More than 15 million people were affected by identity fraud in the U.S. last year, according to a recent study by Javelin Strategy & Research.
The identity fraud incidence rate increased by 16%, a record high since the company began tracking identity fraud in 2003. Fraudsters successfully adapted to net two million more victims last year, compared to 2015.
The amount fraudsters took increased by nearly one billion dollars, totaling at $16 billion.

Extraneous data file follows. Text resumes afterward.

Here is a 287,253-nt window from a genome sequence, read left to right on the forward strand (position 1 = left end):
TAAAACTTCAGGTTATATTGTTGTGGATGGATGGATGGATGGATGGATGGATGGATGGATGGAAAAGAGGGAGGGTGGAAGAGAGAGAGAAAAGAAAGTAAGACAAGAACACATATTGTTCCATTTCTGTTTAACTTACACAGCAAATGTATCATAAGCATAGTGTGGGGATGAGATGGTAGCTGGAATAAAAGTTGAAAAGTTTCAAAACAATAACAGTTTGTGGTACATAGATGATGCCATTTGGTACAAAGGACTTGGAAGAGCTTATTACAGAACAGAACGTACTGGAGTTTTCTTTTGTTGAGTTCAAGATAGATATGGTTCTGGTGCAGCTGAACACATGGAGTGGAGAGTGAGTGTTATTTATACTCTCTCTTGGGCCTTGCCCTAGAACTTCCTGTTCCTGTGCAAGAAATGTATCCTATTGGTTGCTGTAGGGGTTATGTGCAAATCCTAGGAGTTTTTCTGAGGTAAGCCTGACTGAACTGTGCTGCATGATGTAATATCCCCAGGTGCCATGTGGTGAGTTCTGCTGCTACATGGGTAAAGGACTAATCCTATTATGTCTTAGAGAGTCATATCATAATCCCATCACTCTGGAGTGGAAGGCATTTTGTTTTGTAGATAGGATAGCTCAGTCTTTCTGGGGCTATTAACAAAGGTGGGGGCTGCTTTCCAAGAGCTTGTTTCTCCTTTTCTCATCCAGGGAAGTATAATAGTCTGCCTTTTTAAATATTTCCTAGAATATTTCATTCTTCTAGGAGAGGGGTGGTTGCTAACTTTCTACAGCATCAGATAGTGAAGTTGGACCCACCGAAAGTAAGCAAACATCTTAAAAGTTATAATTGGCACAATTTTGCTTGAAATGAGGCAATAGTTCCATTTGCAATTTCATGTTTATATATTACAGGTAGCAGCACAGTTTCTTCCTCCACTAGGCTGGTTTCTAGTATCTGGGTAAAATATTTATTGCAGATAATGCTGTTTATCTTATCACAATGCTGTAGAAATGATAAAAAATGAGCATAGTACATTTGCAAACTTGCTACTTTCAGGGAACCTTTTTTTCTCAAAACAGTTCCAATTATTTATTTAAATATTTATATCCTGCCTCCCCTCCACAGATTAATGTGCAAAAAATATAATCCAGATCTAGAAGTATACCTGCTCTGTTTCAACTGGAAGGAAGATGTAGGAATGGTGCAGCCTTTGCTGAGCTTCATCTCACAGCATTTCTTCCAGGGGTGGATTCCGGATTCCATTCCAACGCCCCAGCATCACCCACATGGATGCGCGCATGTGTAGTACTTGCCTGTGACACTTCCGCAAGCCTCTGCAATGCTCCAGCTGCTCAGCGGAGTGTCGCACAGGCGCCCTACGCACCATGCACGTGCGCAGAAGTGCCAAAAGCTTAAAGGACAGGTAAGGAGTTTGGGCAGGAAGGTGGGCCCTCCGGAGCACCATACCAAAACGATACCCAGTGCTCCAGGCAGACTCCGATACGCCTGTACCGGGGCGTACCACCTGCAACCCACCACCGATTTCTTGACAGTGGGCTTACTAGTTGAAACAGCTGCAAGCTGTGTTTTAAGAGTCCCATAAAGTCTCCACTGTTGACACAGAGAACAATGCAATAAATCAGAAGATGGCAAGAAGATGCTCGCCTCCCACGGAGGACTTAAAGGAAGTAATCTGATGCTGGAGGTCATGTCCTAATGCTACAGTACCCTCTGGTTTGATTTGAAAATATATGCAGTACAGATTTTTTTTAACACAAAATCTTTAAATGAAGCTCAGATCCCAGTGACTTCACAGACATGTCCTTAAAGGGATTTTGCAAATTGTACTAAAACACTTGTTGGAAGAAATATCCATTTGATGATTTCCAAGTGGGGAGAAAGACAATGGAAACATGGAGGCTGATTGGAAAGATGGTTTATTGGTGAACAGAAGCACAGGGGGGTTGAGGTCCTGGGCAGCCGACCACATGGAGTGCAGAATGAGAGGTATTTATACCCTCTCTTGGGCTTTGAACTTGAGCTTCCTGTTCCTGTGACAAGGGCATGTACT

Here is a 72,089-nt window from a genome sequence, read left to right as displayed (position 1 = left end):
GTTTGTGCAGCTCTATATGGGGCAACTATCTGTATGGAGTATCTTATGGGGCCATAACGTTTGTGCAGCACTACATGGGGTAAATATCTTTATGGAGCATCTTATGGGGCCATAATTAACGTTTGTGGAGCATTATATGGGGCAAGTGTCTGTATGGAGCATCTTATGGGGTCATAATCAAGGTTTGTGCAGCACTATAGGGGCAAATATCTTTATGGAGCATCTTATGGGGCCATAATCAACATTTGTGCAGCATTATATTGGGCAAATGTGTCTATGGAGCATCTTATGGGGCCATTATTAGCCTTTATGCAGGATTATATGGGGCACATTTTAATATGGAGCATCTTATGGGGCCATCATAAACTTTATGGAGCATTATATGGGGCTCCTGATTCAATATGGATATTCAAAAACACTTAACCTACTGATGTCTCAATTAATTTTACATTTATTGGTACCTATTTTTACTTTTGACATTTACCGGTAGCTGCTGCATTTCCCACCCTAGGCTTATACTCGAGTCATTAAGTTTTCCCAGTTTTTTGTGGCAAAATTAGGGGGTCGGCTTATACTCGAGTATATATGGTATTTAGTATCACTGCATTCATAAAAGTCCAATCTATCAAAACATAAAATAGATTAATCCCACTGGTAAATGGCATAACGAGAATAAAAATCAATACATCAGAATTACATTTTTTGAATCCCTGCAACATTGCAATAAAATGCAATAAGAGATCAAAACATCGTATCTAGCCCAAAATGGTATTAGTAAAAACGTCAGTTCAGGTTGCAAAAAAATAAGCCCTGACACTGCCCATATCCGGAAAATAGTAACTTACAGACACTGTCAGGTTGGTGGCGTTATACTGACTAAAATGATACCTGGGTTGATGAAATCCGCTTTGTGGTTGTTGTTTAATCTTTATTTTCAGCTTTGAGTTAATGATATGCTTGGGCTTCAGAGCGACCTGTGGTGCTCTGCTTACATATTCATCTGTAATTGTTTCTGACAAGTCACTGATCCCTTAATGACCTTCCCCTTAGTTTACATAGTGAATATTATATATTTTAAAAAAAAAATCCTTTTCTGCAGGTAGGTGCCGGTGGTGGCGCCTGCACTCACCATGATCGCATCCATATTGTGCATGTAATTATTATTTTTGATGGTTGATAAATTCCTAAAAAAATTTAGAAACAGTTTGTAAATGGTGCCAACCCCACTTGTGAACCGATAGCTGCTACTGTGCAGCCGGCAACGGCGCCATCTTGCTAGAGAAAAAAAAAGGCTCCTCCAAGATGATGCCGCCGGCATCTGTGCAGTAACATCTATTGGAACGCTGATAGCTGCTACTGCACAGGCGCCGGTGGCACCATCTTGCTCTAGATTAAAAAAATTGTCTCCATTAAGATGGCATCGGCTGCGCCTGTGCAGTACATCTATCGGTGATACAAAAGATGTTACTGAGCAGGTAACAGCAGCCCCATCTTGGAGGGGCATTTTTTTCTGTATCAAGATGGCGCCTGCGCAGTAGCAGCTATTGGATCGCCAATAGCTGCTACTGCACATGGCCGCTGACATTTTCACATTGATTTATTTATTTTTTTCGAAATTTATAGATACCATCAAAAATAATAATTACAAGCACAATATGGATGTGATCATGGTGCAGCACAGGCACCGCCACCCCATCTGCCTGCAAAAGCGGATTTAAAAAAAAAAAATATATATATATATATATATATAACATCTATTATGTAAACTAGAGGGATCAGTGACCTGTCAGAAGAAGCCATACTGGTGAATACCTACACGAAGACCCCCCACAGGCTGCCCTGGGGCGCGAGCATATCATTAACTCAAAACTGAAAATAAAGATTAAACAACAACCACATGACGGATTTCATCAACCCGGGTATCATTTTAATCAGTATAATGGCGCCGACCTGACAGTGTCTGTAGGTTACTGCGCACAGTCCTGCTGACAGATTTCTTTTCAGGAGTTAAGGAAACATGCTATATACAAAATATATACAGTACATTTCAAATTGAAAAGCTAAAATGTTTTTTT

“There was a resurgence in existing card fraud in 2016, which saw an increase of 40 percent in card-not-present (CNP) fraud,” the company said in a release. “The increase in EMV cards and terminals was a catalyst for driving fraudsters to shift to fraudulently opening new accounts. On a positive note, while fraudsters are becoming better at evading detection, consumers with an online presence are getting better at detecting fraud quicker, leading to less stolen overall per attempt.”
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